Is it possible to predict lower back pain?

The answer is yes. Recent research suggests that chronic back pain is linked to certain problems related to brain connectivity and that our own built-in “brain scanner” may determine to what extent we are likely to suffer a lifetime of lower back pain.

A problem that could leave us disabled The figures are very distressing: in the U.S. alone, 100 million people have no other alternative but to live with back pain, made complicated by the fact that it has many possible causes. For example, chronic pain in the lower back may be caused by problems in the bones or ligaments of the spine or may result from conditions occurring in nearby organs such as pancreas or kidneys. The most likely source of pain, however, is the natural wear and tear of our intervertebral discs. This is a process that worsens when our back or Read more

We cannot turn our back on lower back pain

This cannot or should not be done from a medical point of view, as back pain is one of the problems with a wider impact among European citizens. Thus, it does not come as a surprise that the number of people affected in the EU is estimated at 67 million people. Back pain costs the UK about £7bn a year in sickness leave and treatment costs.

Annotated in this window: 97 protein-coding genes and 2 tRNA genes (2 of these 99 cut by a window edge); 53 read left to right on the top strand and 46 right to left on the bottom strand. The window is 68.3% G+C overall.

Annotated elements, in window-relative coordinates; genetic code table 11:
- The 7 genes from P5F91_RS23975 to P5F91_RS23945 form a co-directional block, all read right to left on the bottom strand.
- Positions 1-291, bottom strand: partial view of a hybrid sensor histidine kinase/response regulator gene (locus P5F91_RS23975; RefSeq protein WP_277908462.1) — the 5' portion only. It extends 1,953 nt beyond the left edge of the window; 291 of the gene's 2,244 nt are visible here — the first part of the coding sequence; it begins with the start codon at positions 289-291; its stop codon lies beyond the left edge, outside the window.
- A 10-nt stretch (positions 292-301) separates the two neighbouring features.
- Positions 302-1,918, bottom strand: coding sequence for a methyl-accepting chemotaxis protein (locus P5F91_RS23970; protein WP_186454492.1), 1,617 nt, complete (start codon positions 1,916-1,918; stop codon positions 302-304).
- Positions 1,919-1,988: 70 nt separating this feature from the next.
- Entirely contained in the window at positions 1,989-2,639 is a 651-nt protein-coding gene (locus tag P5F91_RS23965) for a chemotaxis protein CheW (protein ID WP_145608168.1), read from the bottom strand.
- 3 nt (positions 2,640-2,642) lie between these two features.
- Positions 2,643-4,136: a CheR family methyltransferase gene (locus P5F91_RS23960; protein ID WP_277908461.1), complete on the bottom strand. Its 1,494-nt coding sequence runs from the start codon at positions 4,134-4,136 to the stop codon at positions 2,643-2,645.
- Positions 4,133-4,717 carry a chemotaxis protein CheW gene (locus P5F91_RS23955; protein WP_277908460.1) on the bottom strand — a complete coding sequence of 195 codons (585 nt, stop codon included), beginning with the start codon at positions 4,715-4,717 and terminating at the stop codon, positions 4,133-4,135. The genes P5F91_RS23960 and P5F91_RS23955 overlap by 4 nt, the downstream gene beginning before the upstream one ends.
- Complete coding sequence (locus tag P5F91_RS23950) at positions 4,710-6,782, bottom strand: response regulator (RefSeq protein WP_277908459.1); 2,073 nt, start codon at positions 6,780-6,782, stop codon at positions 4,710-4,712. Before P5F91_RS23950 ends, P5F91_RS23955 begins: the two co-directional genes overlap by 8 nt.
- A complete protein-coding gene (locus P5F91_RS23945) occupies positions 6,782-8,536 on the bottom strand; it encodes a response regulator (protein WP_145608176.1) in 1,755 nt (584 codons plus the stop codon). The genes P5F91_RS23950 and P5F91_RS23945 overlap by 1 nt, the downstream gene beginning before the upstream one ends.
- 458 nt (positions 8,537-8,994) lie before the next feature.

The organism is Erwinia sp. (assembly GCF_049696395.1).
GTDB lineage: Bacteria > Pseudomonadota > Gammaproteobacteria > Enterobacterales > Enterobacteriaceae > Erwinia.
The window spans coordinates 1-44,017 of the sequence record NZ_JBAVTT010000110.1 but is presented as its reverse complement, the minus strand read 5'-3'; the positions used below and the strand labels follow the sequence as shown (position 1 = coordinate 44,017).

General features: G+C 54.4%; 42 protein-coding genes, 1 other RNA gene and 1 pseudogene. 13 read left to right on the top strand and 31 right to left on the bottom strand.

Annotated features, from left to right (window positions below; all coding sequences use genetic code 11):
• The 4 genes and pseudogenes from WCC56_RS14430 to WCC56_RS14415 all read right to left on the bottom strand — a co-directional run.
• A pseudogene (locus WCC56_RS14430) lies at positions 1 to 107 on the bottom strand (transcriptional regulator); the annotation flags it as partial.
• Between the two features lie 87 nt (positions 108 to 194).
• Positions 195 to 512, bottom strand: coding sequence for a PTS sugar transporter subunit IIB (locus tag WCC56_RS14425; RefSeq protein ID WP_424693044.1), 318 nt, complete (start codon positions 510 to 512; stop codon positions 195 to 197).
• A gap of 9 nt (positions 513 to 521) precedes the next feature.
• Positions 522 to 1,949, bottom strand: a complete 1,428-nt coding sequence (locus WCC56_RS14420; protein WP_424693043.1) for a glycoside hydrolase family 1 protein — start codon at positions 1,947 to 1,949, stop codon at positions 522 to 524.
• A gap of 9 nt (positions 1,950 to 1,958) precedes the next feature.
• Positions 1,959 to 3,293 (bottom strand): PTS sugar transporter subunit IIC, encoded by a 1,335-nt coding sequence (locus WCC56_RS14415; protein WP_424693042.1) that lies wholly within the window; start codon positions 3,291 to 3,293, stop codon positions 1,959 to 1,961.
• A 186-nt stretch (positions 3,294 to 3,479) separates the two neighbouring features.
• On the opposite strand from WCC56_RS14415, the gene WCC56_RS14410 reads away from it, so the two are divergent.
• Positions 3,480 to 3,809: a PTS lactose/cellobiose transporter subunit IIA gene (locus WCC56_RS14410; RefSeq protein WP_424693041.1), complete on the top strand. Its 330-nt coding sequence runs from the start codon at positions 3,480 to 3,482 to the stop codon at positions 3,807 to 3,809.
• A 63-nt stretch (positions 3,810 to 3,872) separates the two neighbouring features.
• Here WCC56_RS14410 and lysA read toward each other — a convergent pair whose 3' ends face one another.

Why do I have lower back pain? There are a wide variety of pathologies that can cause back pain at certain moments of our lives: • Sciatica (caused by pressure or damage to the sciatic nerve) • Stretching or tear in the muscles or ligaments in the back • Scoliosis or kyphosis (curvature of the spine) • Fractures of the spine caused by osteoporosis • Muscle spasms • Herniated disc • Cancer or spinal fracture • Spinal stenosis (narrowing of the spinal canal that compresses the spinal cord) Pain could also stem from other medical problems: - Abnormal enlargement or aneurysm in the aorta that causes leaks - Arthritis - Infections of the Read more